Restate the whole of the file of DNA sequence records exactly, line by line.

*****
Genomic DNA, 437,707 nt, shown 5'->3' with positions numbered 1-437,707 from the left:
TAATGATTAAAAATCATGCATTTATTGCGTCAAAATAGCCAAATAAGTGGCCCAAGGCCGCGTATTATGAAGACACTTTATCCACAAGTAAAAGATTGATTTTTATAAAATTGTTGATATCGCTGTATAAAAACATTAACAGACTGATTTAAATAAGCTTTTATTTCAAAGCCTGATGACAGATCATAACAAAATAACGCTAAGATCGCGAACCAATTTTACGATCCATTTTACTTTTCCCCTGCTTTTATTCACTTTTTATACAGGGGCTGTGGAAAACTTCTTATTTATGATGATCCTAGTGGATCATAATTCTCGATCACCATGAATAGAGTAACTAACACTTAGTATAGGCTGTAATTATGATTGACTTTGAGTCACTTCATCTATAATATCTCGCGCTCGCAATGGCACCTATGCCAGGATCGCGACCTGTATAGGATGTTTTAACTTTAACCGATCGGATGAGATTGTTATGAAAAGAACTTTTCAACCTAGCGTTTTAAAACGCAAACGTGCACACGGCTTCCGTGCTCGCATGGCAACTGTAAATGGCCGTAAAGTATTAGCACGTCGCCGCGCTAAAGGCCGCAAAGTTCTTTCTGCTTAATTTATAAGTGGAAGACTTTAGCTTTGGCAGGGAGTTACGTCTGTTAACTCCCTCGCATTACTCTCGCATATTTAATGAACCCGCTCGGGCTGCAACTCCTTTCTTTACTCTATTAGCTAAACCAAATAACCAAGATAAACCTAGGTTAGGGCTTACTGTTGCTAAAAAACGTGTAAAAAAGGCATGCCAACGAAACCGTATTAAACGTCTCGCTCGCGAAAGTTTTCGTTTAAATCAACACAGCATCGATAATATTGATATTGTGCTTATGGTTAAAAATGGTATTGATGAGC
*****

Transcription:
Genomic DNA, 437,707 nt, shown 5'->3' with positions numbered 1-437,707 from the left:
TAATGATTAAAAATCATGCATTTATTGCGTCAAAATAGCCAAATAAGTGGCCCAAGGCCGCGTATTATGAAGACACTTTATCCACAAGTAAAAGATTGATTTTTATAAAATTGTTGATATCGCTGTATAAAAACATTAACAGACTGATTTAAATAAGCTTTTATTTCAAAGCCTGATGACAGATCATAACAAAATAACGCTAAGATCGCGAACCAATTTTACGATCCATTTTACTTTTCCCCTGCTTTTATTCACTTTTTATACAGGGGCTGTGGAAAACTTCTTATTTATGATGATCCTAGTGGATCATAATTCTCGATCACCATGAATAGAGTAACTAACACTTAGTATAGGCTGTAATTATGATTGACTTTGAGTCACTTCATCTATAATATCTCGCGCTCGCAATGGCACCTATGCCAGGATCGCGACCTGTATAGGATGTTTTAACTTTAACCGATCGGATGAGATTGTTATGAAAAGAACTTTTCAACCTAGCGTTTTAAAACGCAAACGTGCACACGGCTTCCGTGCTCGCATGGCAACTGTAAATGGCCGTAAAGTATTAGCACGTCGCCGCGCTAAAGGCCGCAAAGTTCTTTCTGCTTAATTTATAAGTGGAAGACTTTAGCTTTGGCAGGGAGTTACGTCTGTTAACTCCCTCGCATTACTCTCGCATATTTAATGAACCCGCTCGGGCTGCAACTCCTTTCTTTACTCTATTAGCTAAACCAAATAACCAAGATAAACCTAGGTTAGGGCTTACTGTTGCTAAAAAACGTGTAAAAAAGGCATGCCAACGAAACCGTATTAAACGTCTCGCTCGCGAAAGTTTTCGTTTAAATCAACACAGCATCGATAATATTGATATTGTGCTTATGGTTAAAAATGGTATTGATGAGC